Start Local, Scale Global: Why We’re Building in South Korea

Start Local, Scale Global: Why We’re Building in South Korea

At NPE, as we reinforced in our most recent blog post, we aim to be proximate to the people we’re building for. We want to be immersed in areas where technology is being used in innovative ways, and where there is a density of entrepreneurial talent forging the new trends and products that will carry us all into the future. We believe this will enable us to more quickly identify opportunities and develop solutions for emergent needs that arise.

So in addition to our small team of builders in Lagos, Nigeria, I’m proud to share that NPE is hiring a team right here in Seoul.

South Korea has a long history of embracing new advances in technology. I can remember Cyworld, a social networking pioneer that was one of the first platforms to make digital goods a viable business model. This also is where the world saw early adoption of mobile-optimized media in webtoons, and the rise of eSports, a billion dollar market that attracts hundreds of millions of viewers from around the world. More recently, South Korea has embraced blockchain technology for driver’s licenses and vaccine verification. We even saw presidential candidates participate in VR town halls. 

Because we prioritize listening and learning, we’ll be paying close attention to South Koreans’ unique circumstances and needs. Right now, we see two main trends: like in other countries, the Korean population is both urbanizing and aging. More than 50% of South Korea’s population now lives in the Seoul Capital Area, the 5th largest metropolitan area in the world. With rising life expectancy and declining birth rates, Korea’s the fastest aging country in the world, and its population 60 and above will grow by almost 50% over the next decade.

Alongside these demographic shifts, our research reveals societal shifts as well: an increase in competition for jobs and financial stability, a growing sense of polarization, and digital experiences like gaming filling more and more social needs. To address these and more, we’re going to explore ways technology can help support Koreans navigate our changing world. Like all NPE experiments, we’ll start with small tests, see how things work, adjust where we need to, and grow from there. At every step, we’ll put people and their needs at the center of the conversation.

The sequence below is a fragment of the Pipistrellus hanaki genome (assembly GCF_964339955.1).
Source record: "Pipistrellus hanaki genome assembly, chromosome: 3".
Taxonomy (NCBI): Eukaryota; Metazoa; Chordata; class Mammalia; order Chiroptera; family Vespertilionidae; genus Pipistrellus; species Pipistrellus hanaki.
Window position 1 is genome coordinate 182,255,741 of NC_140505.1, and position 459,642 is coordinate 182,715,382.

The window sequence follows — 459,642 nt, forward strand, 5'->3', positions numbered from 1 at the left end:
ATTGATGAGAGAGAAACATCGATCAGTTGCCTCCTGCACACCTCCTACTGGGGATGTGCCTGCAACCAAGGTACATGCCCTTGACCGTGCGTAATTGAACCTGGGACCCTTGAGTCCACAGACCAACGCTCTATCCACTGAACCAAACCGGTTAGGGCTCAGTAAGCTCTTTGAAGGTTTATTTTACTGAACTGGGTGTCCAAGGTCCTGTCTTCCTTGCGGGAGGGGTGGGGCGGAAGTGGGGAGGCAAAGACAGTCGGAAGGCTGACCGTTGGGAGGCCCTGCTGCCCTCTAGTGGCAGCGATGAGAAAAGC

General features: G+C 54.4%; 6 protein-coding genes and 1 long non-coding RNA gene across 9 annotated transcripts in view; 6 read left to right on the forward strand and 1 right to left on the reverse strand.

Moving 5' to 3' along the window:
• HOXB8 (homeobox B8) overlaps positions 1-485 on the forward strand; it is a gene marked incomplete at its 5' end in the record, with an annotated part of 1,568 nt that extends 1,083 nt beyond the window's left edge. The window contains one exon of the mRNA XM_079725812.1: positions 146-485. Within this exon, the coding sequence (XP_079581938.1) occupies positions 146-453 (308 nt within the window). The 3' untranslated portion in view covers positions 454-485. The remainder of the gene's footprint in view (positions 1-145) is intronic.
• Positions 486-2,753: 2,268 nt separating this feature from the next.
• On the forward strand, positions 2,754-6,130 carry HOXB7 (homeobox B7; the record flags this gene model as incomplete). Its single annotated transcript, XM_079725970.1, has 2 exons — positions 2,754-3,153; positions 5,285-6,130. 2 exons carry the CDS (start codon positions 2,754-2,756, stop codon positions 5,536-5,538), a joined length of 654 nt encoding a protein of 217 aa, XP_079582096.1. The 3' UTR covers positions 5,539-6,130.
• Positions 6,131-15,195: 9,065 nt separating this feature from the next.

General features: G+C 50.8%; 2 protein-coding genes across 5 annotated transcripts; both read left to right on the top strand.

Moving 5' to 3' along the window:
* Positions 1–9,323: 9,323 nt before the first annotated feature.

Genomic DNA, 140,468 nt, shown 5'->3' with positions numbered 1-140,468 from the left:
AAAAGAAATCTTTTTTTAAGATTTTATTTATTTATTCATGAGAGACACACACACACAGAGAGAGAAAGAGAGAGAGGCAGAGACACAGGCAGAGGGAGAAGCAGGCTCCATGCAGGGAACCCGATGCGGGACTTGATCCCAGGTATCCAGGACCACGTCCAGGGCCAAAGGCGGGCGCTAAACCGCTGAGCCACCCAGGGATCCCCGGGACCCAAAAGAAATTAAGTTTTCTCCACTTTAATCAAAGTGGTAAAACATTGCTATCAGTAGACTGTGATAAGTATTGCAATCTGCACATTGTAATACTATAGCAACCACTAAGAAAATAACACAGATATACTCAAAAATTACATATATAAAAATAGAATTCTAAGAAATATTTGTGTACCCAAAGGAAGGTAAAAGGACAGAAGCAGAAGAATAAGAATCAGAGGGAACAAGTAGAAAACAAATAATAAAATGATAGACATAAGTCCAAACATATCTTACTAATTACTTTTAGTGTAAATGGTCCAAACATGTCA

For me personally, this has been years in the making. Early in my career at Meta while living in Palo Alto, California, I had the chance to visit my grandparents and work from Seoul for 6 weeks. The office was small at the time – just myself and two other people – but ever since, I’ve been waiting for the right opportunity to be here full-time. And now, here I am. 

Over the past decade, the growth of Korea’s tech ecosystem has been nothing short of inspiring, and I am so excited to learn from and, hopefully, contribute to it. Building products that are useful and valuable to everyone has motivated me throughout my 15 year career at Meta, and I’m looking forward to continuing to do so from Seoul.

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